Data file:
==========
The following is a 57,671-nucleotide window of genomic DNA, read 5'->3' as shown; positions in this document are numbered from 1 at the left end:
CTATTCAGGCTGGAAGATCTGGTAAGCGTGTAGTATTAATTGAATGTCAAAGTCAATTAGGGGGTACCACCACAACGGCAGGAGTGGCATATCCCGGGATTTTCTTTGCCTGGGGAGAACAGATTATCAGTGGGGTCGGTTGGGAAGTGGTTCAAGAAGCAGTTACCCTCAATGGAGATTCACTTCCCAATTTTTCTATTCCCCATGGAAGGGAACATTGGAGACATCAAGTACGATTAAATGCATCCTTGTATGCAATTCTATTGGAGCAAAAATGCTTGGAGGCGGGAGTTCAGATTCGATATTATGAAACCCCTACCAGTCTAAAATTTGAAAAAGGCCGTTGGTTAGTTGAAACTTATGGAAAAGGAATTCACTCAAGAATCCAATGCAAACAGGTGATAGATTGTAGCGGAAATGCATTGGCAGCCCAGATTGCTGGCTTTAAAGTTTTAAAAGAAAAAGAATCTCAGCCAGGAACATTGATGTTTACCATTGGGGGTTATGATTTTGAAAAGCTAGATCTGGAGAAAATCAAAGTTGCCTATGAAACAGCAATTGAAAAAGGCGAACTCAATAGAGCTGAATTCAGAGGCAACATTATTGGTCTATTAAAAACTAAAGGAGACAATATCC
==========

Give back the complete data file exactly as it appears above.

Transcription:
The following is a 57,671-nucleotide window of genomic DNA, read 5'->3' as shown; positions in this document are numbered from 1 at the left end:
CTATTCAGGCTGGAAGATCTGGTAAGCGTGTAGTATTAATTGAATGTCAAAGTCAATTAGGGGGTACCACCACAACGGCAGGAGTGGCATATCCCGGGATTTTCTTTGCCTGGGGAGAACAGATTATCAGTGGGGTCGGTTGGGAAGTGGTTCAAGAAGCAGTTACCCTCAATGGAGATTCACTTCCCAATTTTTCTATTCCCCATGGAAGGGAACATTGGAGACATCAAGTACGATTAAATGCATCCTTGTATGCAATTCTATTGGAGCAAAAATGCTTGGAGGCGGGAGTTCAGATTCGATATTATGAAACCCCTACCAGTCTAAAATTTGAAAAAGGCCGTTGGTTAGTTGAAACTTATGGAAAAGGAATTCACTCAAGAATCCAATGCAAACAGGTGATAGATTGTAGCGGAAATGCATTGGCAGCCCAGATTGCTGGCTTTAAAGTTTTAAAAGAAAAAGAATCTCAGCCAGGAACATTGATGTTTACCATTGGGGGTTATGATTTTGAAAAGCTAGATCTGGAGAAAATCAAAGTTGCCTATGAAACAGCAATTGAAAAAGGCGAACTCAATAGAGCTGAATTCAGAGGCAACATTATTGGTCTATTAAAAACTAAAGGAGACAATATCC